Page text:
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A Waste of Time?: Why Does the Air Force Need 'New' F-15Xs When it Has the F-35?

March 15, 2019 Topic: Security Blog Brand: The Buzz Tags: F-35MilitaryTechnologyWorldF-15XAir Force

A Waste of Time?: Why Does the Air Force Need 'New' F-15Xs When it Has the F-35?

After more than a decade and billions spent developing the consistently troubled F-35 Joint Strike Fighter, the Air Force is eyeing a new variant of the F-15 — much to lawmakers' dismay.

In short: the Pentagon appears to be twisting the Air Force's arm to funnel attention and resources to an aging fighter it doesn't even want.

After more than a decade and billions spent developing the consistently troubled F-35 Joint Strike Fighter, the Air Force is eyeing a new variant of the F-15 — much to lawmakers' dismay.

(This first appeared last month.)

The Air Force's fiscal year 2020 budget request will likely include an ask for eight of Boeing's new F-15X variant, Bloomberg News reports, the first installment of an 80-plane buy for the next five years.

If fulfilled, the request would mark the first U.S. purchase of the fighter since 2001. And while a price tag was unclear, Bloomberg News previously reported that the Pentagon had considered snagging a dozen F-15X fighters for $1.2 billion.

The planned purchase of the new variant of the 45-year-old fourth-generation fighter comes amid the Air Force's continued pursuit of the more advanced fifth-generation F-35, an airframe that remains plagued by reliability issues, including F-35B service life well below projections and "unacceptable" accuracy issues in the F-35A's weapons systems.

But this split attention is creating tension between the Air Force and lawmakers in Congress tasked with paying for the aircraft, On Tuesday, A group of Republican senators sent a letter to President Donald Trump warning that an F-15 purchase would siphon resources away from — and, in turn, undermine — the F-35 program at the cost of national security.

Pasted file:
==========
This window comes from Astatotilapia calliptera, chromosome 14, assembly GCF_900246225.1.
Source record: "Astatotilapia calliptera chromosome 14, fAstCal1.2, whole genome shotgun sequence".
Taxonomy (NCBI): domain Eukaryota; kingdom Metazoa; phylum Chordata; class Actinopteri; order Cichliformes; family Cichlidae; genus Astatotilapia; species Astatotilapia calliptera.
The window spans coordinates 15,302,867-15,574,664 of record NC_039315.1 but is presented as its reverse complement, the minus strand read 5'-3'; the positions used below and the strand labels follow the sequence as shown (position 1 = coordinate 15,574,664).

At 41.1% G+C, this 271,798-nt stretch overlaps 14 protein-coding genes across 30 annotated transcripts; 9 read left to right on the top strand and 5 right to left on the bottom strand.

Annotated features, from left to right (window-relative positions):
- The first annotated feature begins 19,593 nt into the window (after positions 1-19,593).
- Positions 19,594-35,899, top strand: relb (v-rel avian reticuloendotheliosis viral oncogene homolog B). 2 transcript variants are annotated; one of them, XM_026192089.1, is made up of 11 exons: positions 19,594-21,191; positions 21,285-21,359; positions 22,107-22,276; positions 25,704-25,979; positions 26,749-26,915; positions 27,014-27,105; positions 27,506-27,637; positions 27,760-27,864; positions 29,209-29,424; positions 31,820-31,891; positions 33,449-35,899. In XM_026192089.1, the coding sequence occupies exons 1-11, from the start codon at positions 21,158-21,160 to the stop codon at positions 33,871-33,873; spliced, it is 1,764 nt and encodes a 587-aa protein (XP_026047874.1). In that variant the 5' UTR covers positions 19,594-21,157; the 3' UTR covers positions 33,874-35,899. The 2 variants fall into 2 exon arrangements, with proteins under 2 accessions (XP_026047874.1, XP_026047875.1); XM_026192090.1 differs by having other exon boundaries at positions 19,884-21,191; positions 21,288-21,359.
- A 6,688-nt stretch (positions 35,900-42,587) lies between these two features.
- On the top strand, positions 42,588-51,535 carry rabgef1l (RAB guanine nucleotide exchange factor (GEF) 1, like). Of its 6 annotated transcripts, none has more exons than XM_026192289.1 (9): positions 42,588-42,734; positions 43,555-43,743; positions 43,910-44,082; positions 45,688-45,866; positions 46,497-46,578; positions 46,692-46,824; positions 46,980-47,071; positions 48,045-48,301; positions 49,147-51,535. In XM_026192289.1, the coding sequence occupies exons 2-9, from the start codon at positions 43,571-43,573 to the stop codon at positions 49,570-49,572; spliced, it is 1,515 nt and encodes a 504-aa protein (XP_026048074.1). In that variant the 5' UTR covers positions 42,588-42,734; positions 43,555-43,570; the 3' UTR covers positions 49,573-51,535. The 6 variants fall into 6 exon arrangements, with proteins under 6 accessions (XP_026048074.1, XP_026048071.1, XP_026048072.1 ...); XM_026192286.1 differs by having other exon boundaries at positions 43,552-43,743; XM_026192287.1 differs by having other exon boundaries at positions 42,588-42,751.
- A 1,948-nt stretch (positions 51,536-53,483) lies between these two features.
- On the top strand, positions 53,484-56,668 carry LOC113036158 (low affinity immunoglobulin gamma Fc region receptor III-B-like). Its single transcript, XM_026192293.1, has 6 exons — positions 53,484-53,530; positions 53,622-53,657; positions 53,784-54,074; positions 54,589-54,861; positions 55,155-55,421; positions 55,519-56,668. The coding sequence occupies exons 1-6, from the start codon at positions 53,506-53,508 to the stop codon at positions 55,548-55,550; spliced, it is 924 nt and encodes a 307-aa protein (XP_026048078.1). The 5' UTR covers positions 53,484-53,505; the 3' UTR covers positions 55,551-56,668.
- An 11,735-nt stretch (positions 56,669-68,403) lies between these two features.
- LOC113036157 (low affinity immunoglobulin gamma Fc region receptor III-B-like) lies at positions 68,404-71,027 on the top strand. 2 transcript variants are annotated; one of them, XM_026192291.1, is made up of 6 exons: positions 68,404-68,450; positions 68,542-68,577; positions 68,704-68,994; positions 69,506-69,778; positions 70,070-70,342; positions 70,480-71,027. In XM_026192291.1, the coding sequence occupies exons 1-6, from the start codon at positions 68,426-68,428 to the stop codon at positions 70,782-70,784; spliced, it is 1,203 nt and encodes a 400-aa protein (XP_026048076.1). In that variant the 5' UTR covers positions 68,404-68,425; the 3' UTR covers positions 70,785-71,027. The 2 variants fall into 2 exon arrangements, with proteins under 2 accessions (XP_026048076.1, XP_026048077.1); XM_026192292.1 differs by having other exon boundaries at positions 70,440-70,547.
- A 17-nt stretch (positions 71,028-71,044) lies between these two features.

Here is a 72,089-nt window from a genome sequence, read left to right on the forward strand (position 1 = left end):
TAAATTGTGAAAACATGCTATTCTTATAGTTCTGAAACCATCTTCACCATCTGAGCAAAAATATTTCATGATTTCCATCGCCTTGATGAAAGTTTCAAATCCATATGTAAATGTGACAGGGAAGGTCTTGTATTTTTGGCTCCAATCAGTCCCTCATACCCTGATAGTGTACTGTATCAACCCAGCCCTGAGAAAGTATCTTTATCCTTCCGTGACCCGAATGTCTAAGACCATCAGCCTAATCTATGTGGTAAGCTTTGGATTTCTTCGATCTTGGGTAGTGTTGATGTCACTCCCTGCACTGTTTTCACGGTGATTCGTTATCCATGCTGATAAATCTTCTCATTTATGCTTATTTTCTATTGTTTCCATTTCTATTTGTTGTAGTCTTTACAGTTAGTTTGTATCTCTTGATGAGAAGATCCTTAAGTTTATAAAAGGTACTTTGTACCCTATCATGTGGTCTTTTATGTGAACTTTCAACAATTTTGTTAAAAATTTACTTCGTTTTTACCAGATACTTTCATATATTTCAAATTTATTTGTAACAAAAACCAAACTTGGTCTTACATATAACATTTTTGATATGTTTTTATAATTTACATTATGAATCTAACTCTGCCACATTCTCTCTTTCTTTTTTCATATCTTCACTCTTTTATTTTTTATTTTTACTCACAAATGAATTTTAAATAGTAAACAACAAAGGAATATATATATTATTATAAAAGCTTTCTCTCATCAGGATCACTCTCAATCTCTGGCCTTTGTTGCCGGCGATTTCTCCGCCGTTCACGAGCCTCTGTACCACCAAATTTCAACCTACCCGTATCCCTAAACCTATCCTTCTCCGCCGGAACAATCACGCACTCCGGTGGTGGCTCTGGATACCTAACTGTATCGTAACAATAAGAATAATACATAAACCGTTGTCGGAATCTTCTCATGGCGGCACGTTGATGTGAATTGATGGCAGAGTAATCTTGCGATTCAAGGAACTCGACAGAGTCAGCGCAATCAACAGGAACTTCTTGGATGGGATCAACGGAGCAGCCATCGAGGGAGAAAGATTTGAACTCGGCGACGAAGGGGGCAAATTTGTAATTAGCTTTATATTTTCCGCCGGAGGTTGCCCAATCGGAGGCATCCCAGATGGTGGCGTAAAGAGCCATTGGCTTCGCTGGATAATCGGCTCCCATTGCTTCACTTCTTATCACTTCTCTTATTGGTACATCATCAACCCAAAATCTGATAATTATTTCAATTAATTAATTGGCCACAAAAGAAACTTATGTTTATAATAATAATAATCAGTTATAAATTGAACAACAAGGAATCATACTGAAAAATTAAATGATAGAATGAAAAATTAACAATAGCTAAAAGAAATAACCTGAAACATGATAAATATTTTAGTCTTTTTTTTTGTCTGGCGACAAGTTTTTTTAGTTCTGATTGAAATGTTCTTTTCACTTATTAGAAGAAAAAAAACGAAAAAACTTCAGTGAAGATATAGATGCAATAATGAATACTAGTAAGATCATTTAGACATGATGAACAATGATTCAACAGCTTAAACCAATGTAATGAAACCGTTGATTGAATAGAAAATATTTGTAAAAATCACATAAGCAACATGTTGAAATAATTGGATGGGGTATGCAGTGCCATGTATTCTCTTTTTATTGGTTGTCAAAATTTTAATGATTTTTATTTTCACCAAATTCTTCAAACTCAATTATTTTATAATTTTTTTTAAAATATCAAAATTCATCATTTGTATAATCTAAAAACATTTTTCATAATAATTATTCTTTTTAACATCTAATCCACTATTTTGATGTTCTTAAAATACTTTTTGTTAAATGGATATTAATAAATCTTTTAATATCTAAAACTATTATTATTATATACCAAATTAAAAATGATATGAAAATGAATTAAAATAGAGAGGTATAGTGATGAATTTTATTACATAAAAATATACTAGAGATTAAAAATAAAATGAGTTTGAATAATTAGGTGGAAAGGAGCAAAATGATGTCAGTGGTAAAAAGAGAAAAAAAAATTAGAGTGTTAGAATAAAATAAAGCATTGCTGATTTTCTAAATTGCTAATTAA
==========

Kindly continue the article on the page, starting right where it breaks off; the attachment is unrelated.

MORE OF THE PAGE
"We are extremely concerned that, over the last few years, the DoD has underfunded the F-35 Program and relied on Congress to fund increases in production, sustainment, and modernization," the lawmakers wrote. "In order to meet the overmatch and lethality goals laid out in the National Security Strategy, the DoD needs to make these investments in the F-35 to affordably deliver and operate this fifth-generation fighter fleet. The F-35 is the most affordable, lethal, and survivable air dominance fighter, and now is the time to double down on the program."

"New versions of old F-15s designed in the 1970s-1980s cannot survive against the newest Russian and Chinese fifth-generation fighter and surface to air missile threats, not to mention rapidly developing future threats," they added. "This action by the DoD would be a direct departure from the vision you have for a strong national defense."

They're not wrong: The Air Force itself previously expressed disinterest in picking up the aging airframe. Air Force Secretary Heather Wilson previously stated that the Air Force instead preferred to invest in expanding its fleet of fifth-generation F-35s rather than look backwards at the fourth-generation F-15X

"We are currently 80 percent fourth-gen aircraft and 20 percent fifth-generation aircraft," Wilson told Defense News in a Sept. 5 interview. "In any of the fights that we have been asked to plan for, more fifth gen aircraft make a huge difference, and we think that getting to 50-50 means not buying new fourth-gen aircraft, it means continuing to increase the fifth generation."

Something tells us this likely wasn't the Air Force's idea: In January, Bloomberg Government reported that the initial push for the new aircraft came from senior leaders within the Pentagon like acting-Defense Secretary Pat Shanahan "and not the Air Force, which would be flying the planes."

In short: the Pentagon appears to be twisting the Air Force's arm to funnel attention and resources to an aging fighter it doesn't even want.

This article originally appeared at Task & Purpose. Follow Task & Purpose on Twitter.

Image: Creative Commons. 

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